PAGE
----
cloudy and raining. I thought if we fire back at them all of us would be
killed. We were quite few in number and had few arms to defend ourselves
against the heavily armed Pakistanis. We had only 6 rifles, one sten-gun with fifty bullets and 4/5 grenades. I signaled my
comrades not to fire and slowly retreat backwards to save our lives. I was the
first person to sneak away. Little did I know that one of us Habul who was in the adjacent room was hit by a bullet and
injured. He was lying on the ground somewhat unconscious. He had a piece of
arms with him. It was lying on the ground beside him. I tried to pick it up but
I couldn’t because of enemy fire. The sten-gun
was in the possession of Babar Ali, our leader. I was
the second in command. Later on Babar Ali became MP
of this area. After the firing started Babar Ali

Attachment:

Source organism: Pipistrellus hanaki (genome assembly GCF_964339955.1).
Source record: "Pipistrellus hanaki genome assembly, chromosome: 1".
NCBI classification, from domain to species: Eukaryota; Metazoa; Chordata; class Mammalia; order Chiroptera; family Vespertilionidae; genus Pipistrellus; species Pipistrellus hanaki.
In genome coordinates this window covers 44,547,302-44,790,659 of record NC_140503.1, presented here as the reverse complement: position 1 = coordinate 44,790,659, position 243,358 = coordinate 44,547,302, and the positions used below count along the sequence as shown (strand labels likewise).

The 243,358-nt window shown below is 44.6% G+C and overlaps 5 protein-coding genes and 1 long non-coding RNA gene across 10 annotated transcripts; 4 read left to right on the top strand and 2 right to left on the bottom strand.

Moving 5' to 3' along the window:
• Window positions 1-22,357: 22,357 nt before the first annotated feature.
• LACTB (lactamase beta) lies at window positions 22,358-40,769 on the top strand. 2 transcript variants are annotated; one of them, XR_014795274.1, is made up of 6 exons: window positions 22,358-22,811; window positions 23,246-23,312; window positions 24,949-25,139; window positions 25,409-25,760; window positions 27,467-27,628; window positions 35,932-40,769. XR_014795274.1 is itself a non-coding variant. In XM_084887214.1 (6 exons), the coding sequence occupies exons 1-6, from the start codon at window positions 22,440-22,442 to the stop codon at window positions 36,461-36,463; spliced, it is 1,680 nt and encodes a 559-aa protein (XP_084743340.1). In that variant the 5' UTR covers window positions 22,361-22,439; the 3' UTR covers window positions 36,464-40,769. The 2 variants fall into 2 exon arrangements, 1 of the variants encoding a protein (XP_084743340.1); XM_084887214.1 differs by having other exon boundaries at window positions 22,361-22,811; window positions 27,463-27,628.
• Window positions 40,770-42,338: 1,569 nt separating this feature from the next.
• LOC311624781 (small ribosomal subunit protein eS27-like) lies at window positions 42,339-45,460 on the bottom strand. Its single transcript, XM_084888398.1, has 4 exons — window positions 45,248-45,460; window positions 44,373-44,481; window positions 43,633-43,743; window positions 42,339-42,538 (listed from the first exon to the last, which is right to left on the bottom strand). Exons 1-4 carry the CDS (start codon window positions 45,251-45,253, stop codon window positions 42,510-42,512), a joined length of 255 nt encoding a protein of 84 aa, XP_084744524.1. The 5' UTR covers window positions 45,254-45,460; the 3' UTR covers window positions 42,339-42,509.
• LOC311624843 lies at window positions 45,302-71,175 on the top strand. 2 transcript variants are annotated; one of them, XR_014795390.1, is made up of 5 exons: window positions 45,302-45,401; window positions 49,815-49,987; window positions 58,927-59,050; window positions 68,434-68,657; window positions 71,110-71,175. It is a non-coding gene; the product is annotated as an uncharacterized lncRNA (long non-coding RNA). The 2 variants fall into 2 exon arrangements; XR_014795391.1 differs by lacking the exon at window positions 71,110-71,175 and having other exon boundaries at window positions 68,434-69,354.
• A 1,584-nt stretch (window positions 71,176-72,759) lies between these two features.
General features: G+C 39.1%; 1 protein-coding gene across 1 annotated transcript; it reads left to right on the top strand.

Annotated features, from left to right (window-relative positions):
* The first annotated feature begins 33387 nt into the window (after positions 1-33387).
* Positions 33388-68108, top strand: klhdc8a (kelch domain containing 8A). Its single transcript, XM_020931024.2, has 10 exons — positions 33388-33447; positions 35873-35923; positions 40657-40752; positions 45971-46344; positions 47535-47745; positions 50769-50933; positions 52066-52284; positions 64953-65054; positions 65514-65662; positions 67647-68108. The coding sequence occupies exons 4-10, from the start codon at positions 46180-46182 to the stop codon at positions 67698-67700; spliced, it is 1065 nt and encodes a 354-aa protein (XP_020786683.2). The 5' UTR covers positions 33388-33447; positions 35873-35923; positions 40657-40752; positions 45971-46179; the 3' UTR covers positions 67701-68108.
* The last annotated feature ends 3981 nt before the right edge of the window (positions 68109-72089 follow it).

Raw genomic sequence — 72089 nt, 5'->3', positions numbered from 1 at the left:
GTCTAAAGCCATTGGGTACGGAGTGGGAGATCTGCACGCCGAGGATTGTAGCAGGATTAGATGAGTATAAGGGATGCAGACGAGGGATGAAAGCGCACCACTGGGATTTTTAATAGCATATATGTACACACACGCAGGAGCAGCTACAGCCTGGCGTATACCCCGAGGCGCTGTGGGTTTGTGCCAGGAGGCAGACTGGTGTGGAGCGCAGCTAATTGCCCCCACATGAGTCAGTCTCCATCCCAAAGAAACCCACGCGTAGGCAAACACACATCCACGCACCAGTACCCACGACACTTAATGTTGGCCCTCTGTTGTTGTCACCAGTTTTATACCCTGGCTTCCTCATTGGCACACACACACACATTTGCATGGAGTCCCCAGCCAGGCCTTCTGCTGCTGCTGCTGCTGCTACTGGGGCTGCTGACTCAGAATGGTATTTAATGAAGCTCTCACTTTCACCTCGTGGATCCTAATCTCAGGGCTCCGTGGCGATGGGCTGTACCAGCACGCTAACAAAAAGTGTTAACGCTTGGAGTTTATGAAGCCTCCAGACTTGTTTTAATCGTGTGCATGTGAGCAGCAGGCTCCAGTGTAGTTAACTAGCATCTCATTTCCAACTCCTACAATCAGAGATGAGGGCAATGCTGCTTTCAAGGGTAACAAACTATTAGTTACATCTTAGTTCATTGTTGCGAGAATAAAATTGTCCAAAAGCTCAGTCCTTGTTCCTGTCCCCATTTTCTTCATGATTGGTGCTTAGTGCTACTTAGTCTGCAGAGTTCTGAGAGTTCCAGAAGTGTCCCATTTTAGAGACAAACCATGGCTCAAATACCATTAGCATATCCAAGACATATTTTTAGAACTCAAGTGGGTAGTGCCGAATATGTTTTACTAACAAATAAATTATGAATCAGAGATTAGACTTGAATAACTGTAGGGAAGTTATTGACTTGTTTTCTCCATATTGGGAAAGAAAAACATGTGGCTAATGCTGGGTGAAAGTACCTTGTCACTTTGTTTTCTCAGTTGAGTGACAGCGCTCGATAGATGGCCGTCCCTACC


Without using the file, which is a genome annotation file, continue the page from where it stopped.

managed to escape through a narrow opening behind our room but he
couldn’t return. The Pak army
which was close by suddenly opened fire. On the south side one of our comrades
was lying hit by a bullet. The Pak
army was firing heavily. I jumped out and took shelter behind a date tree which
was close by. The Pak army was hardly
15-20 yards away. We had courage but not much training. Solely depending on our
courage we had gone for this operation with very little arms. When we took our
basic training we were told that bullets fly overhead. If one lies down the
chances of being hit by a bullet is very little. That is why we had lain on the
ground when the Pakis opened fire at
us. Later on I fired three rifle shots at the Pak army but I do not know whether any harm was done to them. The
Pakis were firing heavily and I managed to crawl to the other side of the room
where there was no Pak firing. There
were many banana trees and other wild growth giving some sort of cover against
shooting. Soon a few Pak soldiers
covered by raincoats walked past very close to me shouting, “Nurullah, Shafiullah”.
There was nothing I could do. And then I heard sourds
of brush-fire. I then thought that excepting me perhaps all my comrades were